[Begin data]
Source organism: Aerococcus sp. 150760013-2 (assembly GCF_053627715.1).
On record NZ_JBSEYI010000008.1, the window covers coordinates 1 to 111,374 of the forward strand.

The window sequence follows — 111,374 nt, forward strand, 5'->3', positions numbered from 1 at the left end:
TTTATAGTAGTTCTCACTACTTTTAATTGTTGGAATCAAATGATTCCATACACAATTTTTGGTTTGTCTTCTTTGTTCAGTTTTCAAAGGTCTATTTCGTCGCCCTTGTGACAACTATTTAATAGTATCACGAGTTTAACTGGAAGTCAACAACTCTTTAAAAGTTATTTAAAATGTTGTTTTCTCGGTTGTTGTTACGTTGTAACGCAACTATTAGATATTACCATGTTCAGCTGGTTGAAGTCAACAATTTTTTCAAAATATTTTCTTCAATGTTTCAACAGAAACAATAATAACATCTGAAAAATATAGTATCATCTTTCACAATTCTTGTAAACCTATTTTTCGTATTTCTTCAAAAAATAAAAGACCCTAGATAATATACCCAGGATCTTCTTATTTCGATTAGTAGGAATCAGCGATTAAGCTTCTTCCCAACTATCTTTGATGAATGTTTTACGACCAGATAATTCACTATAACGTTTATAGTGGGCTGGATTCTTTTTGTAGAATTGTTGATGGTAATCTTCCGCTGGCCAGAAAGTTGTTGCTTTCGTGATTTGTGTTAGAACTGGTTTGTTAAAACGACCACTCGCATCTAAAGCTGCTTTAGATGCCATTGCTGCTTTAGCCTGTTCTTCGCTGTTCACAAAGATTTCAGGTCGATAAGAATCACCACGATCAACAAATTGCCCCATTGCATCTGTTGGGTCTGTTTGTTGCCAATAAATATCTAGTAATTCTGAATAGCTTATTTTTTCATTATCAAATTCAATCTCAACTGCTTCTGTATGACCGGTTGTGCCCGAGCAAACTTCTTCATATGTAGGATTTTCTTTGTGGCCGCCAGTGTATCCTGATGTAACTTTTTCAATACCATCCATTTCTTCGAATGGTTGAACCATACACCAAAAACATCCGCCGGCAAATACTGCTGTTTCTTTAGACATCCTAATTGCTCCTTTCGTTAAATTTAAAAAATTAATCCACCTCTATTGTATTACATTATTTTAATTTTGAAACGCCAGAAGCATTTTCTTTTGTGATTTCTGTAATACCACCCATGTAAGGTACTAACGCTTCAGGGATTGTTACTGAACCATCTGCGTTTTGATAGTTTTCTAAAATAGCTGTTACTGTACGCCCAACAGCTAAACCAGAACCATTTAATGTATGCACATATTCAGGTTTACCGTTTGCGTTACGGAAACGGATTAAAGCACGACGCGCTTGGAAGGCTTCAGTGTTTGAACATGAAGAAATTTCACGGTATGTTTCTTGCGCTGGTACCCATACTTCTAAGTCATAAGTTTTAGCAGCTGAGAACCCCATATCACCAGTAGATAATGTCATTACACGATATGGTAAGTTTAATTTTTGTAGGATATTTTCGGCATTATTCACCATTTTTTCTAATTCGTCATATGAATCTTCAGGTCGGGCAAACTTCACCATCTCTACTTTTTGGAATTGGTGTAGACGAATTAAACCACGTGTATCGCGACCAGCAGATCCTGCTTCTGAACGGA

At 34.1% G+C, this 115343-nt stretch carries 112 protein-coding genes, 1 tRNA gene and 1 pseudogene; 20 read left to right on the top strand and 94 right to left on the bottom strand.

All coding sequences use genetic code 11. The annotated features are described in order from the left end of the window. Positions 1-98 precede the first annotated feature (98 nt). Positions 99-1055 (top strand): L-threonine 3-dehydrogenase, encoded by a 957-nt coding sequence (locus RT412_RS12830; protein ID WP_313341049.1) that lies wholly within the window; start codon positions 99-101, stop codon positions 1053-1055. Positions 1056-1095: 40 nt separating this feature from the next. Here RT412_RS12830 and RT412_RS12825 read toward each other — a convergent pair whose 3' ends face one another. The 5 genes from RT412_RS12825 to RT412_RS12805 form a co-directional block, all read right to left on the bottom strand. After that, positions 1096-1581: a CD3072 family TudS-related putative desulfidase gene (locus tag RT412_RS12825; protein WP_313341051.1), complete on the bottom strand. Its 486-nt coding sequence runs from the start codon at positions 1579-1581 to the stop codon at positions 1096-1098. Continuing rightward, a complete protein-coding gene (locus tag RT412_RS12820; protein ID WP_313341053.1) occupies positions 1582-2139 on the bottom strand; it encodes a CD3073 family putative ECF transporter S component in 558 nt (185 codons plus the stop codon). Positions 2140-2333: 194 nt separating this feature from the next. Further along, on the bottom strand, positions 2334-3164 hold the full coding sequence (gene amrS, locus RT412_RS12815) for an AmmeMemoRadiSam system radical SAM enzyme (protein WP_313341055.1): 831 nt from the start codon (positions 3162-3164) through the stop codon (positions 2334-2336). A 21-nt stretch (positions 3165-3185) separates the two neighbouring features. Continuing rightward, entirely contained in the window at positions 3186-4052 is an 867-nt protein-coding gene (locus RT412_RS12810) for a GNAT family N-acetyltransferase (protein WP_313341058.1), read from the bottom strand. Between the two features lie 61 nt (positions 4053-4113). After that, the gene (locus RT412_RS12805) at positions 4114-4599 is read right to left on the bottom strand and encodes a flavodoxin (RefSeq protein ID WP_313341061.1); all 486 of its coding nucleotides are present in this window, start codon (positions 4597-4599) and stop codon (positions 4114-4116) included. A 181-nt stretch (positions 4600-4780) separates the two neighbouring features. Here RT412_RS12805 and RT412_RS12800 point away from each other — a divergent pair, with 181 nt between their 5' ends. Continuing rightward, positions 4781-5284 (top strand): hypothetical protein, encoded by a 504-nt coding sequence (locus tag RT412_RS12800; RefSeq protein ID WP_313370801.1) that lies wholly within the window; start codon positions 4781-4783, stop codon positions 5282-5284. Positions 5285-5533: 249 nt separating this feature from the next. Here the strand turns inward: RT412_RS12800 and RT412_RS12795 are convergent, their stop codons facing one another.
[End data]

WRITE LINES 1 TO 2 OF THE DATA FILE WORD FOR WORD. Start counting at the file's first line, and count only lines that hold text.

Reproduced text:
Source organism: Aerococcus sp. 150760013-2 (assembly GCF_053627715.1).
On record NZ_JBSEYI010000008.1, the window covers coordinates 1 to 111,374 of the forward strand.